The following commentary appeared in the Sept. 23 issue of the St. Paul Pioneer Press.
By Rep. James Oberstar
The history of transportation is full of skeptics who have stood in the way of progress. Ranging from those who thought a ship would sail off the edge of the Earth to critics who proclaimed that if man were meant to fly he would have wings, these skeptics have been proven wrong throughout the ages.
I count the National Taxpayers Union (NTU) as one such group of naysayers ("Building bridges: don't raise taxes" Sept. 17). NTU has been a persistent critic of public transportation, light rail, commuter rail and even bike and foot paths. They claim all of these modes of transportation are draining tax dollars needed to fund their preferred mode of transportation: freeways.
NTU is stuck in the past, vainly hoping that adding a few more lanes on a freeway system that was designed in the late 1950s and built in the 1960s will keep pace with the transportation needs of the 21st century. However, our economy has grown far beyond the ability of any single mode of transportation to move all of our nation's people and products.
NTU is also wrong to claim that funding levels for transportation are adequate. In the last federal highway aid bill the U.S. Department of Transportation recommended spending $375 billion over six years to maintain our roads and bridges and keep up with congestion. Instead, the president used the threat of a veto to hold the amount of our investment to $286 billion, nearly $90 billion short of the figure his own administration recommended.
Our nation has 73,784 structurally deficient bridges on the national highway system. Congestion on our freeways is growing faster than we can keep up with. According to a report this past week by Texas AM University's Texas Transportation Institute, the average Minnesotan sits in traffic 43 hours a year, burning 30 extra gallons of gas. In effect, this wasted fuel and time levies a $78 billion-a-year congestion tax nationwide, on drivers and businesses. Freeway congestion costs Minnesota's economy $1.1 billion a year. We cannot afford to continue under-investing in our transportation infrastructure.
Congestion is not just limited to our freeways. Right now it takes a cargo container, arriving on our West Coast, 40 hours to travel 1,800 miles to Chicago. It then takes another 36 hours to travel the next seven miles through Chicago's rail yards. We need to make major investments in our nation's freight and passenger rail systems.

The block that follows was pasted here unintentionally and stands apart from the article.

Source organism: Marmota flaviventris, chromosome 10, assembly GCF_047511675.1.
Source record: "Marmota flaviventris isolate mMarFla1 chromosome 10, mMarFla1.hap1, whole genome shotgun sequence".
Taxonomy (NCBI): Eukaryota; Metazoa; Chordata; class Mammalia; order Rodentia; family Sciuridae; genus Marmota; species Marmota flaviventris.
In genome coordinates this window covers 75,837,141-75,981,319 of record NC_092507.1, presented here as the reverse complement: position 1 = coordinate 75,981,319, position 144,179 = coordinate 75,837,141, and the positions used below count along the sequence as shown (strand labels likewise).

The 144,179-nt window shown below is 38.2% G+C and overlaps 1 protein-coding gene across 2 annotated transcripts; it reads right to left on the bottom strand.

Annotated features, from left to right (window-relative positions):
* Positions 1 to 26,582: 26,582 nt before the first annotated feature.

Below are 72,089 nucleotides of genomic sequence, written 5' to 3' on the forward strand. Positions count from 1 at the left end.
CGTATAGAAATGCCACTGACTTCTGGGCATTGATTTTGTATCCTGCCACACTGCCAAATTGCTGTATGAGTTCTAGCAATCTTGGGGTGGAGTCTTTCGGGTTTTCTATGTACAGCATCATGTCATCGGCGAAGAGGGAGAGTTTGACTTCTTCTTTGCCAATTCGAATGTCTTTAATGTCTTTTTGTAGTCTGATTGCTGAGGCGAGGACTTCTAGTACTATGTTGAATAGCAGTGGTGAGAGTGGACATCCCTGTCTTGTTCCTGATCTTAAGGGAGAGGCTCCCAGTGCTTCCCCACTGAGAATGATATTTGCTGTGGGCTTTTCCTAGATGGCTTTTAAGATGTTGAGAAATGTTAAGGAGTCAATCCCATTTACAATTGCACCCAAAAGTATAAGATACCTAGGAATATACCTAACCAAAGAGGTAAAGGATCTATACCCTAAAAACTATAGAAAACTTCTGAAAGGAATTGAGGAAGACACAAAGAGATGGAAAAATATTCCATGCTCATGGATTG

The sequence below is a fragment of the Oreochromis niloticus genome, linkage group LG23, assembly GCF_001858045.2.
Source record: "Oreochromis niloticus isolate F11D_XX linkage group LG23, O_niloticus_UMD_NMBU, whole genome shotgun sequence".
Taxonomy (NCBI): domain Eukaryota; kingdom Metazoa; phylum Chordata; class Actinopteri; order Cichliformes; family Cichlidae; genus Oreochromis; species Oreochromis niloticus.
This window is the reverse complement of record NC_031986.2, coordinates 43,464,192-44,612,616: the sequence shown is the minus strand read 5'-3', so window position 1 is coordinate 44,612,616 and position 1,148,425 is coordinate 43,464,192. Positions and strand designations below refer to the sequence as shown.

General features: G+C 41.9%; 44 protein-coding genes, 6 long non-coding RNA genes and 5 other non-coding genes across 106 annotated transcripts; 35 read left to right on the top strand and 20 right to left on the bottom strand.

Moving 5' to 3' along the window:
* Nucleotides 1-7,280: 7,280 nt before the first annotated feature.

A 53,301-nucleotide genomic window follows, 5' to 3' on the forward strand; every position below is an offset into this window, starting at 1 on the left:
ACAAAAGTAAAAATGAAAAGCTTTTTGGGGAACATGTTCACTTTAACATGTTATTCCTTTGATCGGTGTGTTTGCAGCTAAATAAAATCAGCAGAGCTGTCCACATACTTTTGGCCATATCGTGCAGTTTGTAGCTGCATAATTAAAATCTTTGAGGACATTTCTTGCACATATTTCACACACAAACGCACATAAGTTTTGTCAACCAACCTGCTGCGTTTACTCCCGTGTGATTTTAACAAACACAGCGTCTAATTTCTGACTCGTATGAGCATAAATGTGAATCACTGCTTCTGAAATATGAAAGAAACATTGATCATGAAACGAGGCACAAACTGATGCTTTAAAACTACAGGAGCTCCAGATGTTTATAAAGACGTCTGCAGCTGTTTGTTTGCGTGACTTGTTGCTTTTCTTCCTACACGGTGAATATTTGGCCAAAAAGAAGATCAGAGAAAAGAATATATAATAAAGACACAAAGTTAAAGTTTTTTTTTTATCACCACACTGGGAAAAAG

The amount of freight being shipped on our nation's rails and roads has increased dramatically in the past two decades. Our economy now calls for just-in-time delivery of goods, making many of the trucks on our highways rolling warehouses, as they move products to market.
Another way to relieve some of the pressure from our highways and railways is to develop a new form of shipping altogether. Short sea shipping would call for the creation of new cargo vessels that move up and down the nation's four coasts. I authored and the House passed legislation to create subsidized loans for the shipping industry to design and build this new class of energy efficient cargo vessels, for the Great Lakes and the salt-water coasts.
If we make the needed investments in technology and research, our nation's transportation system in the 21st century will be multi-modal. Freight containers will move seamlessly from factory to truck, to train, to ship, finding the most cost-effective route to the marketplace. Commuters will be able to walk or bike to a train station to go to work. Our freeways will be upgraded to allow for greater capacity and more efficient flow of traffic. American innovation and new transportation technologies will make gridlock a thing of the past.
The NTU and other skeptics are not looking at the big picture. They have to look through their bug-spattered windshields and past the bumper of the car they are stuck behind in traffic to see that our nation needs a diverse, inter-modal transportation system to serve the needs of 21st century America.
Rep. Jim Oberstar represents Minnesota's 8th Congressional District in the U.S. House of Representatives and is chairman of the Transportation and Infrastructure Committee.